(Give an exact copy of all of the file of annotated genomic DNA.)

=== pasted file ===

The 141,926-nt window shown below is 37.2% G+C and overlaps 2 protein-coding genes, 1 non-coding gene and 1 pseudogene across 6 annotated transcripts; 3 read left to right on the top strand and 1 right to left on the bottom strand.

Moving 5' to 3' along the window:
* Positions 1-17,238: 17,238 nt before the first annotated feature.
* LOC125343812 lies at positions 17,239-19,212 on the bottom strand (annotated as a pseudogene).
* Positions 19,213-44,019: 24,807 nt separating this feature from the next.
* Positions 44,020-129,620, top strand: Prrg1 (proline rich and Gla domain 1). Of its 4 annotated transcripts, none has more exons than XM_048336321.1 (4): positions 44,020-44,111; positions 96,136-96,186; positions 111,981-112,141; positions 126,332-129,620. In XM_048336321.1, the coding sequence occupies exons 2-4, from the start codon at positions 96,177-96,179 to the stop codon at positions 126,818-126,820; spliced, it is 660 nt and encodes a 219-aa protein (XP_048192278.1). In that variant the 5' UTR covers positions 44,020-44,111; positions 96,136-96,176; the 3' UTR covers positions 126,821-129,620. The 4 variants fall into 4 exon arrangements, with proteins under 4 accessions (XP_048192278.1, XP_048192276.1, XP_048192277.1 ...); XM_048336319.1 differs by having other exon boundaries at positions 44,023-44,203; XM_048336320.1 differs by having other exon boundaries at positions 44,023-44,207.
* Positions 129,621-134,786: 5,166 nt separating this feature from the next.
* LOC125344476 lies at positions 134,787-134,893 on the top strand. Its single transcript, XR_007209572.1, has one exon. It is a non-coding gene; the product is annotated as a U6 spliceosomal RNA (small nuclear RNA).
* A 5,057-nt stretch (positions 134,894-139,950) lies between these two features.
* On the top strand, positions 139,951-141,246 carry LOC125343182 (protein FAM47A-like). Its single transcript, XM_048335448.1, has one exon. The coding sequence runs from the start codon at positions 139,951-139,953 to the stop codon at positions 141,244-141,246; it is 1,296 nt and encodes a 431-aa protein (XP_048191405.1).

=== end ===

The 141,926-nt window shown below is 37.2% G+C and overlaps 2 protein-coding genes, 1 non-coding gene and 1 pseudogene across 6 annotated transcripts; 3 read left to right on the top strand and 1 right to left on the bottom strand.

Moving 5' to 3' along the window:
* Positions 1-17,238: 17,238 nt before the first annotated feature.
* LOC125343812 lies at positions 17,239-19,212 on the bottom strand (annotated as a pseudogene).
* Positions 19,213-44,019: 24,807 nt separating this feature from the next.
* Positions 44,020-129,620, top strand: Prrg1 (proline rich and Gla domain 1). Of its 4 annotated transcripts, none has more exons than XM_048336321.1 (4): positions 44,020-44,111; positions 96,136-96,186; positions 111,981-112,141; positions 126,332-129,620. In XM_048336321.1, the coding sequence occupies exons 2-4, from the start codon at positions 96,177-96,179 to the stop codon at positions 126,818-126,820; spliced, it is 660 nt and encodes a 219-aa protein (XP_048192278.1). In that variant the 5' UTR covers positions 44,020-44,111; positions 96,136-96,176; the 3' UTR covers positions 126,821-129,620. The 4 variants fall into 4 exon arrangements, with proteins under 4 accessions (XP_048192278.1, XP_048192276.1, XP_048192277.1 ...); XM_048336319.1 differs by having other exon boundaries at positions 44,023-44,203; XM_048336320.1 differs by having other exon boundaries at positions 44,023-44,207.
* Positions 129,621-134,786: 5,166 nt separating this feature from the next.
* LOC125344476 lies at positions 134,787-134,893 on the top strand. Its single transcript, XR_007209572.1, has one exon. It is a non-coding gene; the product is annotated as a U6 spliceosomal RNA (small nuclear RNA).
* A 5,057-nt stretch (positions 134,894-139,950) lies between these two features.
* On the top strand, positions 139,951-141,246 carry LOC125343182 (protein FAM47A-like). Its single transcript, XM_048335448.1, has one exon. The coding sequence runs from the start codon at positions 139,951-139,953 to the stop codon at positions 141,244-141,246; it is 1,296 nt and encodes a 431-aa protein (XP_048191405.1).